US 4602323 A
A single-ended transformer drive circuit includes a transformer having a primary winding and a secondary winding and a switching transistor connected to the primary winding of the transformer and adapted to turn on and drive the transformer in the forward direction along its hysteresis curve, whereby an output voltage is generated in the secondary circuit of the transformer. An auxiliary transistor circuit is coupled to the transformer for driving it in the reverse direction along its hysteresis curve when the switching transistor turns off, whereby the transformer is reset and prepared for the next cycle of operation when the switching transistor turns on again.
1. A transformer drive circuit including
a primary circuit and a secondary circuit and a transformer coupling said primary circuit and said secondary circuit, said transformer having a primary winding and a secondary winding, said primary winding having opposite first and second terminals, a source of dc voltage, said first terminal of said primary winding being coupled to said last mentioned voltage source;
a switching transistor having an emitter, a collector, and a base, the emitter of said switching transistor being coupled to a source of reference potential, first diode means coupling the collector of said switching transistor to said second terminal of said primary winding;
first circuit means coupled to said switching transistor for turning it on and off;
said switching transistor, when it is turned on, driving said transformer in the forward direction along its hysteresis curve and generating an output voltage in said secondary circuit; and
second circuit means including a second transistor having an emitter, a collector and a base, the emitter of said second transistor being connected to said second terminal of said primary winding, second diode means coupling the collector of said second transistor to said second terminal of said primary winding, the base of said second transistor being connected to the collector of said switching transistor, capacitive means coupling the collector of said second transistor to the emitter of said switching transistor, and resistive means coupling the collector and base of said second transistor to each other, said second circuit means driving said transformer in the reverse direction along its hysteresis curve when said switching transistor turns off.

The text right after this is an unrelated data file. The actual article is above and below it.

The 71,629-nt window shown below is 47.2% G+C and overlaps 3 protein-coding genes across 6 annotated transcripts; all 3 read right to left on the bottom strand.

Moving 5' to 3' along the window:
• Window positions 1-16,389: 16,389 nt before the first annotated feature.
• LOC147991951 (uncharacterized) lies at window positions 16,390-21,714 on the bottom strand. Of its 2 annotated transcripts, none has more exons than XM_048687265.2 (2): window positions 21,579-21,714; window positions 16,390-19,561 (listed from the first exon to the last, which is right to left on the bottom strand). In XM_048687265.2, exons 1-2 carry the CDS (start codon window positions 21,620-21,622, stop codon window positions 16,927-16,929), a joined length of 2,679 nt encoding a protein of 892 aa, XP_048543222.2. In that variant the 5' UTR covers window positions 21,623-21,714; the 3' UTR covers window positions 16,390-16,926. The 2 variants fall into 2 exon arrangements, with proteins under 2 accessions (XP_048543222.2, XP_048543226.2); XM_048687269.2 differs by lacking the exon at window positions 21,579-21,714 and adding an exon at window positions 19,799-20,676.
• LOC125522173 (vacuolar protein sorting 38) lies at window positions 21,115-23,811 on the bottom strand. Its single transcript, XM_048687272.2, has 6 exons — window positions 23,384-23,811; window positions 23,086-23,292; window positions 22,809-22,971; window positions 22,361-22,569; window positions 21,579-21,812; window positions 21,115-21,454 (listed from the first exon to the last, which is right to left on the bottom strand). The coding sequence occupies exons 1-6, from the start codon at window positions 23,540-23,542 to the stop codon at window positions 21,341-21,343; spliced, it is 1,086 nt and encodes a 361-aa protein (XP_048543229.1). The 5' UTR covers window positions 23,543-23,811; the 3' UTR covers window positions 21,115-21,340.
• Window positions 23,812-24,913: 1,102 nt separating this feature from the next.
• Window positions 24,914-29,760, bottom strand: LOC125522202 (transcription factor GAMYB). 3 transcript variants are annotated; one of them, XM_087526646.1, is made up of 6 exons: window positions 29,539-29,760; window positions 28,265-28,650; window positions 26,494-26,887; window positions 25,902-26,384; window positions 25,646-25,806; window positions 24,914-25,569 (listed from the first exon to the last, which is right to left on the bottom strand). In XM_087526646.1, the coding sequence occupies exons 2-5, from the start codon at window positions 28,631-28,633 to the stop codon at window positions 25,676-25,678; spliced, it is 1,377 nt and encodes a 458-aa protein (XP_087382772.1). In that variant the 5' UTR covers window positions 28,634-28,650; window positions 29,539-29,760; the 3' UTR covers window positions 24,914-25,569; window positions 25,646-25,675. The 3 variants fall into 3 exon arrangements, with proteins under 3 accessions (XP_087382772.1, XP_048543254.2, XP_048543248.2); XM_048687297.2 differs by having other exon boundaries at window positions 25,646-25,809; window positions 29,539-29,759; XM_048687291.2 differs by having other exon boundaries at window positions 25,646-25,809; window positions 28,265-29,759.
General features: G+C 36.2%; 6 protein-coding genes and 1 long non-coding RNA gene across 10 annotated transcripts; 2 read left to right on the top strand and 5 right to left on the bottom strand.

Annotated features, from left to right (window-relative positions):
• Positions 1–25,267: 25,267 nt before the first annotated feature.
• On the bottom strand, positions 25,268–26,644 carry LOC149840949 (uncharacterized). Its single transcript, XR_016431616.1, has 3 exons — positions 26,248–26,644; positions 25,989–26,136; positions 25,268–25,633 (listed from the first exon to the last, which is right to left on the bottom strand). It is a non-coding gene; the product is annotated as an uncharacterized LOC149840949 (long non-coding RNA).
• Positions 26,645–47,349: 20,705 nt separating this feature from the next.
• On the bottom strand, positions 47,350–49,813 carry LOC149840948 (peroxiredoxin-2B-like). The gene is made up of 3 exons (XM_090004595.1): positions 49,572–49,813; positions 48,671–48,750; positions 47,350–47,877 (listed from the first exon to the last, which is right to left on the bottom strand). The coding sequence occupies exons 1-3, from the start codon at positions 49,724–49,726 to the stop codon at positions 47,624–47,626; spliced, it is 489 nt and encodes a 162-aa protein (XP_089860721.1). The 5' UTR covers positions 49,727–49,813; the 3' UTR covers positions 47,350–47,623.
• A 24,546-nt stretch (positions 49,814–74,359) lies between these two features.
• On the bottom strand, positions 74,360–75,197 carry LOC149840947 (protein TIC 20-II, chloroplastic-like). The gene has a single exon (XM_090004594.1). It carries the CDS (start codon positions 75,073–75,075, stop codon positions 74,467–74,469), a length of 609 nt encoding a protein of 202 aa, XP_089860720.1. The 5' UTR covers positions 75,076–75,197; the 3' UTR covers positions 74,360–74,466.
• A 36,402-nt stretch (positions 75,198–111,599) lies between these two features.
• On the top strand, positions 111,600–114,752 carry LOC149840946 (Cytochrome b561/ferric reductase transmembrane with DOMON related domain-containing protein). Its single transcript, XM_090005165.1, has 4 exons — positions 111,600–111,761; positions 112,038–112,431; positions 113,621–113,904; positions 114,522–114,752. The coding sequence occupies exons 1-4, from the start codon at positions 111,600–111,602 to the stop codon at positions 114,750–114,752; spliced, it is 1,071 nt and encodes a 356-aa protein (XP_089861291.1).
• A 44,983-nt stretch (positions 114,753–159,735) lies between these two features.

2. A transformer drive circuit as defined in claim 1 characterized in that said first diode means is poled to bias and second transistor off during the on time of said switching transistor, the turn off of said switching transistor in response to said first circuit means causing said capacitive means to charge, thereby opposing said bias and permitting current flow through said resistive means to the base of said second transistor, said last mentioned transistor turning on and c ausing current to flow through said primary winding in a direction opposite to that flowing during the on time of said switching transistor.
3. A transformer drive circuit as defined in claim 2 wherein said switching transistor and said second transistor are both of the NPN conductivity type.
In power supplies having push pull drive into a transformer, the transformer can be fully used between the positive maximum flux and the negative maximum flux of the hysteresis curve -φm to +φm. However, in single-ended drive into the transformer, only the positive portion of the hysteresis curve 0 to +φm or even less than the full positive portion because of the remanent flux (φr). In this case, the transformer can only be used or driven between +φr and +φm which is approximately one-third the magnitude of the path from -φm to +φm in push-pull operation. Thus, for the same output power and the same kind of ferrite, single-ended forward drive requires a transformer which is about three times larger than that required for push pull drive.